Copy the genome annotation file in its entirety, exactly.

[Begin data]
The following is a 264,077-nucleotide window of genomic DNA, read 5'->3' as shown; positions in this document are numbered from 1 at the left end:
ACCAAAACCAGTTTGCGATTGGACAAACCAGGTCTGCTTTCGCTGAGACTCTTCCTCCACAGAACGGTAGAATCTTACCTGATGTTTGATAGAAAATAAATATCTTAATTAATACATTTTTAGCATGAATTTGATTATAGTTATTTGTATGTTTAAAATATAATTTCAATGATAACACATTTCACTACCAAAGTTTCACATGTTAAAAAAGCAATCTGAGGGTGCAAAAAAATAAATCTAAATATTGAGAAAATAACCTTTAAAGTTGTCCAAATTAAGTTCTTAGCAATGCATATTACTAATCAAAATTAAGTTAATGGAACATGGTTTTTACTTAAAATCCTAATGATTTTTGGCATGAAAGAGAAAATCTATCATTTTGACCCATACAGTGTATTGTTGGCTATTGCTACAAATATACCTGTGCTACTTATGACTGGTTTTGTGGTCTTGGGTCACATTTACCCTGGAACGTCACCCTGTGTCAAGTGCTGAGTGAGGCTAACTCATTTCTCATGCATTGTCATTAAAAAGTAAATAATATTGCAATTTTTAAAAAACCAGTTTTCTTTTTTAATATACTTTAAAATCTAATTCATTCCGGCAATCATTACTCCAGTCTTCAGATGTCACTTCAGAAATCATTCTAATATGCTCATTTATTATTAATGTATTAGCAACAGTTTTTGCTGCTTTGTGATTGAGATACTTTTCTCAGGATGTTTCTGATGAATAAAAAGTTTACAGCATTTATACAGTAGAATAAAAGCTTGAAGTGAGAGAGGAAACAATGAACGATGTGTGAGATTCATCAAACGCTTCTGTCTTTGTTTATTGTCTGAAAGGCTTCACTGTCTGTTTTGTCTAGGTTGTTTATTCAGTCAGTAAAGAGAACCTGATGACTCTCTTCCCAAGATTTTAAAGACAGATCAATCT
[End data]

The following is a 264,077-nucleotide window of genomic DNA, read 5'->3' as shown; positions in this document are numbered from 1 at the left end:
ACCAAAACCAGTTTGCGATTGGACAAACCAGGTCTGCTTTCGCTGAGACTCTTCCTCCACAGAACGGTAGAATCTTACCTGATGTTTGATAGAAAATAAATATCTTAATTAATACATTTTTAGCATGAATTTGATTATAGTTATTTGTATGTTTAAAATATAATTTCAATGATAACACATTTCACTACCAAAGTTTCACATGTTAAAAAAGCAATCTGAGGGTGCAAAAAAATAAATCTAAATATTGAGAAAATAACCTTTAAAGTTGTCCAAATTAAGTTCTTAGCAATGCATATTACTAATCAAAATTAAGTTAATGGAACATGGTTTTTACTTAAAATCCTAATGATTTTTGGCATGAAAGAGAAAATCTATCATTTTGACCCATACAGTGTATTGTTGGCTATTGCTACAAATATACCTGTGCTACTTATGACTGGTTTTGTGGTCTTGGGTCACATTTACCCTGGAACGTCACCCTGTGTCAAGTGCTGAGTGAGGCTAACTCATTTCTCATGCATTGTCATTAAAAAGTAAATAATATTGCAATTTTTAAAAAACCAGTTTTCTTTTTTAATATACTTTAAAATCTAATTCATTCCGGCAATCATTACTCCAGTCTTCAGATGTCACTTCAGAAATCATTCTAATATGCTCATTTATTATTAATGTATTAGCAACAGTTTTTGCTGCTTTGTGATTGAGATACTTTTCTCAGGATGTTTCTGATGAATAAAAAGTTTACAGCATTTATACAGTAGAATAAAAGCTTGAAGTGAGAGAGGAAACAATGAACGATGTGTGAGATTCATCAAACGCTTCTGTCTTTGTTTATTGTCTGAAAGGCTTCACTGTCTGTTTTGTCTAGGTTGTTTATTCAGTCAGTAAAGAGAACCTGATGACTCTCTTCCCAAGATTTTAAAGACAGATCAATCT